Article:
Guillermo Miranda Vazquez starts his day in a parking lot near the Home Depot where he easily finds work alongside other day laborers who are cleaning up Houston after Hurricane Harvey.
Some days, he clears rotted drywall and hauls out furniture and carpet destroyed by Harvey’s floodwaters. Other days, he chops fallen trees or helps to lay the foundations for new homes. He ventures daily into homes wearing a T-shirt, work pants and tennis shoes, often while surrounded by the pungent stench and raw sewage that flowed into homes during the flooding.
“I always wash and scrub myself, and I use alcohol or something similar so that I don’t get infected,” said Miranda, a native of Guatemala. “I haven’t gotten sick yet.”
Hundreds of day laborers like Miranda have quietly become an integral part of the recovery from Harvey, toiling in dangerous conditions amid the fear of being picked up by immigration authorities.
Harvey damaged or destroyed 200,000 homes and flooded much of Houston and smaller coastal communities with record amounts of rain and high winds. In a construction industry that already had labor shortages before the storm, it created a massive demand for the kind of work that day laborers have long performed after hurricanes and tropical storms.
Day laborers interviewed by The Associated Press said they’ve been hired by a mix of individual homeowners, work crews from out of state, and subcontractors working on residential and commercial buildings. Mostly immigrants, they operate in plain sight, gathering early in the morning in parking lots near construction stores and gas stations, and waiting to be offered work.
Advocates from the National Day Laborer Organizing Network recently fanned out to these sites with pens and clipboards to survey the workers about the conditions they’re experiencing. Interviews suggested most are routinely exposed to mold and contamination, and aren’t aware of legal protections they have even if they’re not in the country legally. Advocates have been passing out flyers with information and holding worker trainings.
About a quarter of the more than 350 workers surveyed said they had been denied wages promised for cleanup work after Harvey, sometimes by employers who abandoned them at work sites after they had completed a job, according to a report on the survey by Nik Theodore, a professor at the University of Illinois at Chicago. Around 85 percent had not received safety training.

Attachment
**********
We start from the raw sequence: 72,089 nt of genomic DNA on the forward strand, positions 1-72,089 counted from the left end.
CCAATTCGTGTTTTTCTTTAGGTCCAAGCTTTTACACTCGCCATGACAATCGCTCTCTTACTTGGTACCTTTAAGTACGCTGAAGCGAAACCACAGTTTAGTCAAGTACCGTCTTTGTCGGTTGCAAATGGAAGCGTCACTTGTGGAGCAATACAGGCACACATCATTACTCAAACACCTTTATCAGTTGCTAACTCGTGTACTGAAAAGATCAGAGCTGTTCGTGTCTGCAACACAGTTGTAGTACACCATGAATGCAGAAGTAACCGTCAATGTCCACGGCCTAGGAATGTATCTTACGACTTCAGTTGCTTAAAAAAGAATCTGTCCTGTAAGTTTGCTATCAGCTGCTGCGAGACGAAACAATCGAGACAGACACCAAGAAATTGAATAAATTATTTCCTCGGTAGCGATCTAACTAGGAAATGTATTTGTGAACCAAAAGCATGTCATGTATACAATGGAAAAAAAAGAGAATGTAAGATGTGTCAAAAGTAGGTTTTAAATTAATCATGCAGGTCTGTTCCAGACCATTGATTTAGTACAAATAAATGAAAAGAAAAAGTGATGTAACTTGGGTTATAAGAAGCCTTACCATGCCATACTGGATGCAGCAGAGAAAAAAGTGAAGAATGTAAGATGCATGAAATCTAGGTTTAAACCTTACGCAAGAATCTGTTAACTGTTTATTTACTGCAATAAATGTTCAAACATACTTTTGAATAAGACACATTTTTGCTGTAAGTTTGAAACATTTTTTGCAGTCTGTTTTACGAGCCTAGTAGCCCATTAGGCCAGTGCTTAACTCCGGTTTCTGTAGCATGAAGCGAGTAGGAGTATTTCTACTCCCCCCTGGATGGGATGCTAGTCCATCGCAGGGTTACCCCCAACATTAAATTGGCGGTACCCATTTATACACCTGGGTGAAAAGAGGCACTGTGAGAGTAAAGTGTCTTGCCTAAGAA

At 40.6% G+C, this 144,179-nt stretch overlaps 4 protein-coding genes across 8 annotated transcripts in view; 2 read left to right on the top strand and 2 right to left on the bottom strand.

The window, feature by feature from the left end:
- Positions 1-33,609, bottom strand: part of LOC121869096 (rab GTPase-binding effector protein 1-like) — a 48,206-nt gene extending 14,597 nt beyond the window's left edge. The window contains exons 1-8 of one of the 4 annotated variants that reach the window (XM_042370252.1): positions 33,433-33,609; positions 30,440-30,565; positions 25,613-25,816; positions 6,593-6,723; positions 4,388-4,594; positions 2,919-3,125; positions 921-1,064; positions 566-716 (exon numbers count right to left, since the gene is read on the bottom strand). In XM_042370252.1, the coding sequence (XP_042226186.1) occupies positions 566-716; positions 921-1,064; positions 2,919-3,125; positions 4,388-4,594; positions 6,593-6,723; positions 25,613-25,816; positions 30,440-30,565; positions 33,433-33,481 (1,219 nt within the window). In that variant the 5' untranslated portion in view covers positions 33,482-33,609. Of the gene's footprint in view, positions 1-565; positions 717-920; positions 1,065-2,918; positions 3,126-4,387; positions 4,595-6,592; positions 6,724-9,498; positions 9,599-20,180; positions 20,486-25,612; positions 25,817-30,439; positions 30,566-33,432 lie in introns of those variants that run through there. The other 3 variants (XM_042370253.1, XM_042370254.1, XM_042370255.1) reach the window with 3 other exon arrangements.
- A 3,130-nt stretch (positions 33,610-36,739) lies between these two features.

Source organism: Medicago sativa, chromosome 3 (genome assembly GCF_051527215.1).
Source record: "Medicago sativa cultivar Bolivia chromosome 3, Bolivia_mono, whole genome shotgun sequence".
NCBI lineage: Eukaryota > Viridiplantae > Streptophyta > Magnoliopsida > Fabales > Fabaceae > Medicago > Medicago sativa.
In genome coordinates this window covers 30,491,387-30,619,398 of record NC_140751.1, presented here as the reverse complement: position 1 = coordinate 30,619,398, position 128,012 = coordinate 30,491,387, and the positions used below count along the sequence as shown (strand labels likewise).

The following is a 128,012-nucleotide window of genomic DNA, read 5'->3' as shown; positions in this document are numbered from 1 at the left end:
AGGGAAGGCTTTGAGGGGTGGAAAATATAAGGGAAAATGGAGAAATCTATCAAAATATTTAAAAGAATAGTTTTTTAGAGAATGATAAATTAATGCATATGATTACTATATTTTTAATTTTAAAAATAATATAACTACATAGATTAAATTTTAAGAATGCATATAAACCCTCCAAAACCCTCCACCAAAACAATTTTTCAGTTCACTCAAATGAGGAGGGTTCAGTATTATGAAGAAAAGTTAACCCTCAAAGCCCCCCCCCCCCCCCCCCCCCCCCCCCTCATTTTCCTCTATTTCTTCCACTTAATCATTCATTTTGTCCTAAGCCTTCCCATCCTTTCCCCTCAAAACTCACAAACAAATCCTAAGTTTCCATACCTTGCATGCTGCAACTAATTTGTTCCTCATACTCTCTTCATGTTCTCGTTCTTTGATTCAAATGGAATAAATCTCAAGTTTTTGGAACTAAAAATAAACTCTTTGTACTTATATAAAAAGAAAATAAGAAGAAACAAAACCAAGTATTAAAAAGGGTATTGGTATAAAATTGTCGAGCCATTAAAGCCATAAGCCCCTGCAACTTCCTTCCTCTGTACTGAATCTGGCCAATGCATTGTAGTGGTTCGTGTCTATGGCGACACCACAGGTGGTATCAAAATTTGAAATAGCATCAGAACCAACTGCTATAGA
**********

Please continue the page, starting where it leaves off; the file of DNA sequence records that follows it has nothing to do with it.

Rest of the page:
More than 70 percent of the day laborers are in the U.S. illegally, some of them having previously been deported, the survey found. Their wages have stayed at around $100 a day, according to the survey, though some individual laborers said they were being paid more after the hurricane.
The problems they face have cropped up after every major recent storm. Day laborers were an integral part of Houston’s rebuilding after Hurricane Ike in 2008 and more recent storms that flooded neighborhoods in 2015 and 2016. After Hurricane Katrina in 2005, one survey found that workers without legal authorization were being paid less and were less likely to have protective equipment than those who were in the country legally.
But while the federal government temporarily suspended some work-authorization laws after Katrina, the Trump administration ramped up immigration-related arrests this year and resumed field operations after Harvey. And Texas this year passed a law that prohibits police departments from stopping their officers from asking people about their legal status or cooperating with federal immigration authorities. Much of the law took effect a month after Harvey hit, when an appeals court overruled a federal judge’s ruling against it.
Martin Mares, a native of Mexico who settled in Houston in 1995, said he’s not worried about police stopping him or turning him over to immigration authorities while in the city, which joined several others in fighting the new law in court. But he said he’s concerned about working in the suburbs or outlying areas, where law enforcement was more supportive of it.
The demand for labor has also drawn in people who are unaccustomed to the work and untrained in basic safety measures, Mares said. He recently saw a pregnant woman cleaning an apartment building that had flooded without wearing gloves.
“People don’t analyze it. They don’t see the consequences,” Mares said. “They go to work without knowing whether the business will even pay them.”
In Houston, which has an estimated 600,000 residents who are in the country illegally, community leaders worry about the impact of immigration policies on worker safety. Even day laborers without legal residency are entitled to federal protections against wage theft and safety hazards.
“These people are scared,” said Stan Marek, who owns a Houston-based construction company and has long pushed for a program to legalize workers. “They’re not going to go to the police if they get robbed. It’s a formula for disaster in our community.”
Sitting on the curb outside the Home Depot recently, Miranda said he has often dealt with employers – or “patrones” – who didn’t pay what they promised, but that he hadn’t reported anyone to the police.
“This is a country where I’m here as an immigrant. I don’t have anything,” Miranda said. “The day they catch me, they’ll deport me.”
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